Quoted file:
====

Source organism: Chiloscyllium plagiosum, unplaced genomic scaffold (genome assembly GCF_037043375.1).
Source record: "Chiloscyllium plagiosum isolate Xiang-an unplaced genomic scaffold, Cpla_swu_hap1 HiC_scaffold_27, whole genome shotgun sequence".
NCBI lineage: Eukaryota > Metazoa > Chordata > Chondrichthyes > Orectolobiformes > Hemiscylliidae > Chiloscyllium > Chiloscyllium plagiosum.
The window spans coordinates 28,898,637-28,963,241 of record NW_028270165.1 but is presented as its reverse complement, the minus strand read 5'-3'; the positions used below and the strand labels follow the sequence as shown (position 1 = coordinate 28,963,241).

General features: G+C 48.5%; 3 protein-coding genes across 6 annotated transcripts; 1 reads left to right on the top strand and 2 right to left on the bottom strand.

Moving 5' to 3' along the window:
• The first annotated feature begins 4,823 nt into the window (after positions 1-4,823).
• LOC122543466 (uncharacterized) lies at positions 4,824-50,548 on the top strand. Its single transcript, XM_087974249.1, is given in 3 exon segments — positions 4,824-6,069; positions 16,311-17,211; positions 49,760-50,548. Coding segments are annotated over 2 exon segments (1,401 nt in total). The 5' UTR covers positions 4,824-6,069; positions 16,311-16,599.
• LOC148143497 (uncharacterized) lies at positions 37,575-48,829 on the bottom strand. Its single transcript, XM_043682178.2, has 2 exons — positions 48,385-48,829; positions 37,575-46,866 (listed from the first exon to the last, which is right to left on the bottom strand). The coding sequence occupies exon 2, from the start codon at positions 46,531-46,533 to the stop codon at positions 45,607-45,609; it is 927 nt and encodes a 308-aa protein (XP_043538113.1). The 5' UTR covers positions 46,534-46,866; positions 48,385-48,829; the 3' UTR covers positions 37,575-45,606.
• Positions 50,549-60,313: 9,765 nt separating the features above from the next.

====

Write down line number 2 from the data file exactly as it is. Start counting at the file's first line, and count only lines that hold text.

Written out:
Source record: "Chiloscyllium plagiosum isolate Xiang-an unplaced genomic scaffold, Cpla_swu_hap1 HiC_scaffold_27, whole genome shotgun sequence".